Whether you're planning to surprise your family with a cuddly kitten or adopt a full-grown dog from your local animal shelter, take these steps to prepare your space before bringing your new furry family member home:
- Securely close your garbage cans. For many pets, an open garbage bin is hard to resist — especially when your tasty leftovers are sitting inside just waiting to be eaten. Last night's lasagna scraps might not hurt your furry friend, but there may be something else in the garbage that could. To keep your little piggy out of the trash, consider a can with a secure lid or keep your lidless bin in a cupboard.
- Get out the baby gates. If you want to keep Cooper off your cushy couches without making your house feel like Fort Knox, set up some baby gates in the doorways you want to close off. Baby gates will likely be secure enough to keep your pet contained without making him feel like he's been shut out.
- Give them their own space. Setting up a scratching stand, crate, or pet bed and keeping toys in a designated area will let Fluffy or Fido know which space is their own — and hopefully keep them off your favourite furniture.
- Childproof your cupboards. You can count on a crafty cat or dog to figure out how to get into your cupboards — just like a toddler would. Consider adding childproof latches to the cupboards where you store cleaning supplies and other chemicals, medications, sharp objects, and anything else that could harm your pet.
- Keep your clutter at bay. A teething puppy could be mighty tempted to eat your favourite leather loafers for lunch or make a slobbery mess out of your brand new notebook — especially when you're not there to supervise. Clean up after yourself and avoid leaving clutter where your pet can reach it. Not only could it become a chew toy, but it could be harmful to your furry friend.
- Secure all electrical cords and charging cables. Electrical cords and charging cables are terribly tempting — and they can make for dangerous pet toys. Lift cords out of your cat or dog's reach with sticky-backed cord clips, wind up excess cording and secure it with a piece of tape or Velcro, or visit your local pet store and ask about pet-proof cord protector tubing. When you have a pet at home, keeping cords and wires out of sight (especially when they're plugged in) can help prevent shocks and other mishaps.
- Ditch the poisonous plants. Many common household and garden plants can make animals sick, including daffodils, lily of the valley, tulips and hyacinths (especially their bulbs, which a digging dog is bound to find in the garden), lilies, azaleas, poinsettias, and many more. Take an inventory of the plants in and around your home and do a little research to make sure they aren't poisonous to your pet. And remember, cats in particular like to climb, so even if you think a plant is out of reach, your cat could still find it.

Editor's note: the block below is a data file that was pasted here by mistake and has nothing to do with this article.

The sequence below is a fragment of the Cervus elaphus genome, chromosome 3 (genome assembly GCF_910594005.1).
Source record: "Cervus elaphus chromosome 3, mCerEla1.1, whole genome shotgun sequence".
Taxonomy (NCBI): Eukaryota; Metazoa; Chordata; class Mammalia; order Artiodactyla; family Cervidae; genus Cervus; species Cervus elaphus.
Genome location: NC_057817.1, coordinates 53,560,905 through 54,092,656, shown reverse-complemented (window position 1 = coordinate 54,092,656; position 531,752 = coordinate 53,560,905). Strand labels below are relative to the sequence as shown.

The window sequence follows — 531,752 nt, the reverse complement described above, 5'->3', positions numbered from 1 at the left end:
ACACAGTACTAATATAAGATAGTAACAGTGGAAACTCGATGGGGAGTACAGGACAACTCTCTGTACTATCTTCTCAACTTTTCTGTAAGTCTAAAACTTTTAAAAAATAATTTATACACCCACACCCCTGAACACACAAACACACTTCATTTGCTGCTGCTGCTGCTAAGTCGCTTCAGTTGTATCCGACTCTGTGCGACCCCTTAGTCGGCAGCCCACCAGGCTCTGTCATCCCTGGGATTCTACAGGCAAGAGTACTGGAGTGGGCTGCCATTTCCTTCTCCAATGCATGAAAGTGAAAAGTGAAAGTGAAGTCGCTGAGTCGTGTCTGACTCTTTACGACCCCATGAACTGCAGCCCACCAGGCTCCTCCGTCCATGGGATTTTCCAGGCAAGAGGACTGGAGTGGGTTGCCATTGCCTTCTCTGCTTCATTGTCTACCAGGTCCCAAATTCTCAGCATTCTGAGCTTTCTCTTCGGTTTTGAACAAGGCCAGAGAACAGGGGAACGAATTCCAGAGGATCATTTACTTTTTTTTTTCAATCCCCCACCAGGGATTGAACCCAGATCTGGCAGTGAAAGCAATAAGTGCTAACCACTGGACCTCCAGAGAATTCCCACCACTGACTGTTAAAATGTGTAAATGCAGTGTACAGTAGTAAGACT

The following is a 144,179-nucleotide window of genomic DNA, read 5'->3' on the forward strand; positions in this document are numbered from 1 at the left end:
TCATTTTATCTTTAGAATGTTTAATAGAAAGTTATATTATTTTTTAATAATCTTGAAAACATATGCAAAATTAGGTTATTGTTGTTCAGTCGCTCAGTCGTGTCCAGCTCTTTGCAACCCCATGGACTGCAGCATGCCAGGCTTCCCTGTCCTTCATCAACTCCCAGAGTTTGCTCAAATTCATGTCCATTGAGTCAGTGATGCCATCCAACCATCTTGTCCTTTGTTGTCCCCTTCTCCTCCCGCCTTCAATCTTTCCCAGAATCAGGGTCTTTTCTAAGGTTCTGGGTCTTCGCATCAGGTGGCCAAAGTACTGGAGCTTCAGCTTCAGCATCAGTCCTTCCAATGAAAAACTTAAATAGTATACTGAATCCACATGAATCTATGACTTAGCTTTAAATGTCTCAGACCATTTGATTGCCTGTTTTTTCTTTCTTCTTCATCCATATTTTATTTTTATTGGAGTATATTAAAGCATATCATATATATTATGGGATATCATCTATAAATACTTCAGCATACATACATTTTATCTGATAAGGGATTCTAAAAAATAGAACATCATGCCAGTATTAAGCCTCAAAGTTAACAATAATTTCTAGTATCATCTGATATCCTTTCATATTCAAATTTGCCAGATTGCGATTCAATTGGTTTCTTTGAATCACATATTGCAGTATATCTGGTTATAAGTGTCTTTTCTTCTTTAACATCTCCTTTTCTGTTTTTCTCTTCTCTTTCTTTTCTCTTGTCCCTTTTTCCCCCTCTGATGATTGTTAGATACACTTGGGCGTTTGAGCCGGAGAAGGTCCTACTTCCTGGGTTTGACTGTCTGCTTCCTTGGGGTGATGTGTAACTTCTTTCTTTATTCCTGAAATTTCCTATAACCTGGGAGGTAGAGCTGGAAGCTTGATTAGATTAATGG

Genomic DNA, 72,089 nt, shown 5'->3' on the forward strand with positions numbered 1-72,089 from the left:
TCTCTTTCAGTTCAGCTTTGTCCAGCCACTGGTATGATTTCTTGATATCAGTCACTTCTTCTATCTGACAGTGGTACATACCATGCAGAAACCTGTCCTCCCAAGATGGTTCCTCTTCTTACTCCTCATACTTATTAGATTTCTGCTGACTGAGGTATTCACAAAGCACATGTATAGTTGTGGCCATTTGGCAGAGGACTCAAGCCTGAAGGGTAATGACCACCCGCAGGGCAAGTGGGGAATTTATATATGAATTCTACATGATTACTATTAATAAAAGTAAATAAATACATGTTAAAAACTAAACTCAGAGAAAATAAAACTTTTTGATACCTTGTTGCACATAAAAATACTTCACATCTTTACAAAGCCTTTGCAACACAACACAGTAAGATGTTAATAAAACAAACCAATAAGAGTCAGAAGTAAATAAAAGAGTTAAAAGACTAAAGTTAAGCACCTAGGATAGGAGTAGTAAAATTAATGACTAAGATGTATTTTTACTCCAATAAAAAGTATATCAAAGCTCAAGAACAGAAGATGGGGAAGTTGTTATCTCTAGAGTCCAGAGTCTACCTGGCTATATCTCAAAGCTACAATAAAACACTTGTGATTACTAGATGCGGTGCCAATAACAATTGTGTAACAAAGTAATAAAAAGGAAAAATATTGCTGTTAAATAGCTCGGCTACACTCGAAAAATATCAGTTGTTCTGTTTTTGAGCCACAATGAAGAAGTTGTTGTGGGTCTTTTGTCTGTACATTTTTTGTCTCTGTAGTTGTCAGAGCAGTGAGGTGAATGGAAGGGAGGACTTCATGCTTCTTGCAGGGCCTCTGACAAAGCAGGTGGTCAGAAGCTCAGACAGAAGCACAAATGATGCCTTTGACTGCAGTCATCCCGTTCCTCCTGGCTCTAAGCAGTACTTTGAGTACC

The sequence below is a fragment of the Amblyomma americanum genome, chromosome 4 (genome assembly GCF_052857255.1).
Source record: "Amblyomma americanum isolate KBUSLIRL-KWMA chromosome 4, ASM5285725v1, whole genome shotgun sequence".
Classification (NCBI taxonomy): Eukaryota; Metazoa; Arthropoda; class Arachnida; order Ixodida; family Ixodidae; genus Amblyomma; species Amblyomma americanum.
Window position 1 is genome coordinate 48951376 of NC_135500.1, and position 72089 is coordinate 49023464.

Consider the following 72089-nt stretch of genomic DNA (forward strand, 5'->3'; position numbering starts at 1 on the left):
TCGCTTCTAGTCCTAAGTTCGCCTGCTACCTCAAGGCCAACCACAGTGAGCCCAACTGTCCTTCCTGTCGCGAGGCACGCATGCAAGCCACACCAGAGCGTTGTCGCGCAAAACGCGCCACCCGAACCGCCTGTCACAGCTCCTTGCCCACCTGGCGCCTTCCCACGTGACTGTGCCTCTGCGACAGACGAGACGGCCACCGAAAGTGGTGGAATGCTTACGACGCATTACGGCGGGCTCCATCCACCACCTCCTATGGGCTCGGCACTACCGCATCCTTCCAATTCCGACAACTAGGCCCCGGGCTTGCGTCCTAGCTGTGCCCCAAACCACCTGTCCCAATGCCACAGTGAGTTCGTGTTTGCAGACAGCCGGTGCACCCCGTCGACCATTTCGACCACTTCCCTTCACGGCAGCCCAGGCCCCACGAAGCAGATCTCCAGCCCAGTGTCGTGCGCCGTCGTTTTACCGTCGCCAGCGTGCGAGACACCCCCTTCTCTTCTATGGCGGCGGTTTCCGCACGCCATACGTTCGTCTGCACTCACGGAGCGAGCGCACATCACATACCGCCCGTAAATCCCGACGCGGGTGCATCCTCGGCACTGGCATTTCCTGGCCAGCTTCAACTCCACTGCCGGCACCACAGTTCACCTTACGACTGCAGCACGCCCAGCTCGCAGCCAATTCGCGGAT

- Don't forget to inspect your fence. If you're letting your dog outside, make sure he has a securely fenced-in area to run around in, away from anything that might hurt him (like those poisonous plants, antifreeze and other chemicals in your garage, or a busy street). Before you let him outside for the first time, take a walk around the area and make sure there aren't any gaps in the fence — and look carefully for escape routes that your dog might see at his own level.
Bringing home a little (or big) bundle of furry joy is exciting, but remember that all pets require unique care and attention to make sure they adjust comfortably to their new surroundings. Be sure to talk to your vet if you have any questions about what's safe for your new pet.
Does home insurance cover pet damage?
Most basic home insurance policies don't cover damage done by your own pet. However, pet damage would generally be covered by a comprehensive or "all risks" home insurance policy, so you'll be covered if your puppy chews through your kitchen cabinets while you're out. That said, it's worth noting that each instance of pet damage would count as an individual claim on your policy, which could affect your premium in the long run — so preventing damage by properly pet-proofing your home and training your pet is your best option. As with any other claim, the deductible in your policy will also apply if you make a claim for pet damage, so keep that in mind when deciding whether or not you need to make a home insurance claim.
Every insurance policy is different, so contact your licensed home insurance broker to find out if pet damage is included in your own home insurance policy.
Did you know that buying pet health insurance is another way to keep your new best friend safe and sound? Find out what's covered by pet insurance or get a free quote from Petsecure or Peppermint today.
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